Less than a year after the unprecedented effort began, the first COVID-19 vaccines are expected to reach Americans within weeks. No one knows for certain, but Dec. 13 is the first possible day the vaccine could be administered – although the week after is more likely. Here's how we get there:
Pfizer and its German collaborator BioNTech applied for emergency use authorization for their COVID-19 vaccine from the Food and Drug Administration.
Moderna is expected to send in its application for its vaccine one to two weeks later, perhaps by Dec. 4.
An emergency use authorization is a fast track vaccine authorization that can be processed much more quickly than the usual Biologics License Application, which results in FDA licensing a drug or vaccine.
The FDA is expected to take one to three weeks to go through the application and make a decision on issuing the emergency authorization.
"It's typically months, occasionally weeks," said Dr. Greg Poland, director of the Mayo Clinic's Vaccine Research Group.
Before the FDA issues a license or an emergency use authorization, its policy is to have an external, independent committee known as the Vaccines and Related Biological Products Advisory Committee review the application. VRBPAC holds public meetings during which it discusses and then votes on whether to recommend the FDA approve or authorize the vaccine.
Its recommendation is nonbinding but is usually followed by the FDA.
A VRBPAC meeting to evaluate Pfizer's candidate vaccine has been scheduled for Dec. 10.
Dr. Moncef Slaoui, chief adviser to Operation Warp Speed, speaks in the Rose Garden of the White House, Friday, Nov. 13, 2020, in Washington.
EVAN VUCCI, AP
If VRBPAC votes on Dec. 10, its decision would immediately go to the FDA. At that point, FDA staff would make a final determination.
While this will likely take a few days, theoretically, Friday, Dec. 11, would be the earliest date FDA could authorize the vaccine but the week of Dec. 14 is considered more likely.
General Gustave Perna, Chief Operating Officer of Operation Warp Speed, has said on multiple occasions that vaccine distribution will begin within 24 hours after an authorization is issued by FDA. Vaccine will be shipped to all 50 states that day, allocated by population.
Once a vaccine is authorized, Operation Warp speed could begin shipping vaccine to distribution centers. However it can't be given to health care providers until one more committee makes a decision.
Pfizer's COVID-19 vaccine is being shipped in specially designed, insulated containers that hold between 195 and 975 five-dose vials and are about the size of a carry-on suitcase. The vaccine must be stored at subzero temperatures.
The final vote will come from the Centers for Disease Control and Prevention's Advisory Committee on Immunization Practices. The ACIP makes the official decision on who should get the vaccine and in what order.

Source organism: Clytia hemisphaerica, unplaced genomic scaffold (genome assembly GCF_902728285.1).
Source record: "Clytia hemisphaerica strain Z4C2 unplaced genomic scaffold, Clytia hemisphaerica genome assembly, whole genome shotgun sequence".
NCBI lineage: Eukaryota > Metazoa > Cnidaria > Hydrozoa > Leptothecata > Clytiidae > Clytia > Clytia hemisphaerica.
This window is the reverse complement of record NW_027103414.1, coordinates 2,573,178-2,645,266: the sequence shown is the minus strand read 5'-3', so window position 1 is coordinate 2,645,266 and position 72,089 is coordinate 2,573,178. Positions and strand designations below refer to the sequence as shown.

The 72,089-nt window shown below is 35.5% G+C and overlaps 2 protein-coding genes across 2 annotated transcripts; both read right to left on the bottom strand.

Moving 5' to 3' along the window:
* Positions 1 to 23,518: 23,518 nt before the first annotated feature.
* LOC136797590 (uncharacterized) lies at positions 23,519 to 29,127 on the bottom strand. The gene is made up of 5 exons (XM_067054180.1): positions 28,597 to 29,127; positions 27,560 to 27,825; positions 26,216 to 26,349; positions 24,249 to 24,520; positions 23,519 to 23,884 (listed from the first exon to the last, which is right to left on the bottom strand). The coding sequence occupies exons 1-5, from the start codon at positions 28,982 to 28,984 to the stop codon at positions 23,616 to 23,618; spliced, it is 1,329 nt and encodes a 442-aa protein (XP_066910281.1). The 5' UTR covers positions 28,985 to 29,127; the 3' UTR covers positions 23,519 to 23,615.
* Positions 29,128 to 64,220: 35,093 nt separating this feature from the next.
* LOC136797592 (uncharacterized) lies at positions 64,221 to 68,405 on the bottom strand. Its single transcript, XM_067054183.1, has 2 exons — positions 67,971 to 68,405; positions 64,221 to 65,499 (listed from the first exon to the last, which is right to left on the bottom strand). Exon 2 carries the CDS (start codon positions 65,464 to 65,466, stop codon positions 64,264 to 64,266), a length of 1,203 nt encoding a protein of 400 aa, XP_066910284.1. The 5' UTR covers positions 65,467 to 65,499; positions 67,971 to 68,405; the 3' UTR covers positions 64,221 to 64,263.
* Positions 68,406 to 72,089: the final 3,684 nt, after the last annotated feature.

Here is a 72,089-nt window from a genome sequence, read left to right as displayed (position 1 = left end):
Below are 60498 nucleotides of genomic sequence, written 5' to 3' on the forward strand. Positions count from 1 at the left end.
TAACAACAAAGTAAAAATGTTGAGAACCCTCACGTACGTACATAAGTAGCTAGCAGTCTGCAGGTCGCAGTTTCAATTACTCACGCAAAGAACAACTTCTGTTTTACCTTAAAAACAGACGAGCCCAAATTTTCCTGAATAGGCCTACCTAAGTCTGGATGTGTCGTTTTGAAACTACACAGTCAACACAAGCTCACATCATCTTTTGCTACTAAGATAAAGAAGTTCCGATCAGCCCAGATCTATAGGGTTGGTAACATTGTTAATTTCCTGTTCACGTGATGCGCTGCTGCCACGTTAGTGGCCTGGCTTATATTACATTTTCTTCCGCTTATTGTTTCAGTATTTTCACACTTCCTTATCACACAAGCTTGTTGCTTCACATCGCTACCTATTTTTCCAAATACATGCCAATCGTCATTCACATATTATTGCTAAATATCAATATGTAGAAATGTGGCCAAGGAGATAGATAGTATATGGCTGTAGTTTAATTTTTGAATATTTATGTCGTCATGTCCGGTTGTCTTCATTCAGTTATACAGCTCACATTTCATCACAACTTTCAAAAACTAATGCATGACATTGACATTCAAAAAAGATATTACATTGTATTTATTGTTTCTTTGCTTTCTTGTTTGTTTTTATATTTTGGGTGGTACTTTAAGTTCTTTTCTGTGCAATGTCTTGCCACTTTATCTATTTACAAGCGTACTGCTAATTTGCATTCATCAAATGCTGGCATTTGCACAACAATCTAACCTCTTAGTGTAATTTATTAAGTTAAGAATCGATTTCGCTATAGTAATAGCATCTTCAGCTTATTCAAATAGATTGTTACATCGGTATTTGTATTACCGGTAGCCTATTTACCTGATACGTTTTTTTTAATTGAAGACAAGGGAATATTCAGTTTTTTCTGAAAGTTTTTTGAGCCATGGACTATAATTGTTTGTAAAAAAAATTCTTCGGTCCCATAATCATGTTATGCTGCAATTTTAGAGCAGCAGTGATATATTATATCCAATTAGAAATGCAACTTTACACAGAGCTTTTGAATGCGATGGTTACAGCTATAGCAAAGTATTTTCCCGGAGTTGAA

In October, the National Academies of Sciences, Engineering, and Medicine outlined a plan for fair distribution that's being used as a framework by the CDC committee, but ACIP has the final say.
ACIP isn't allowed to make a recommendation before a vaccine has been authorized or approved. Typically, this would happen within weeks of FDA's action. But in this case, several members have suggested such a meeting could take place the day after the vaccine is authorized.
The earliest such a meeting could happen would be Dec. 12. Once it votes, the ACIP submits a decision memo to the CDC director for approval. Once approved, immunizations can begin.
That means Sunday, Dec. 13, likely would be the first possible date COVID-19 vaccine could be administered across the USA, though the week of Dec. 14 is more likely. The initial doses will go to front-line health care workers such as doctors, nurses and EMTs.
By the end of December, Perna said Operation Warp Speed expects to have about 40 million doses of the two vaccines available for distribution. The Pfizer and Moderna vaccines both require two doses given between 21 and 28 days apart. So, 40 million doses would be enough to vaccinate about 20 million people.
"This may be the most ambitious vaccination program the United States has ever implemented," said John Grabenstein, general manager of Vaccine Dynamics and editor for the Immunization Action Coalition, a vaccine information nonprofit.
"The influenza vaccination program of 1976 reached about 70 million people. Poliovirus vaccine was rapidly distributed in 1955. The United States has more people now than in those eras, but the scale of this coronavirus vaccine program is impressive," he said.
More vaccine will be rolled out in 2021 and distributed in stages, prioritizing people at risk of infection or severe disease. The general healthy U.S. population is expected to have access beginning in April, according to Dr. Anthony Fauci, the nation’s leading infectious disease expert.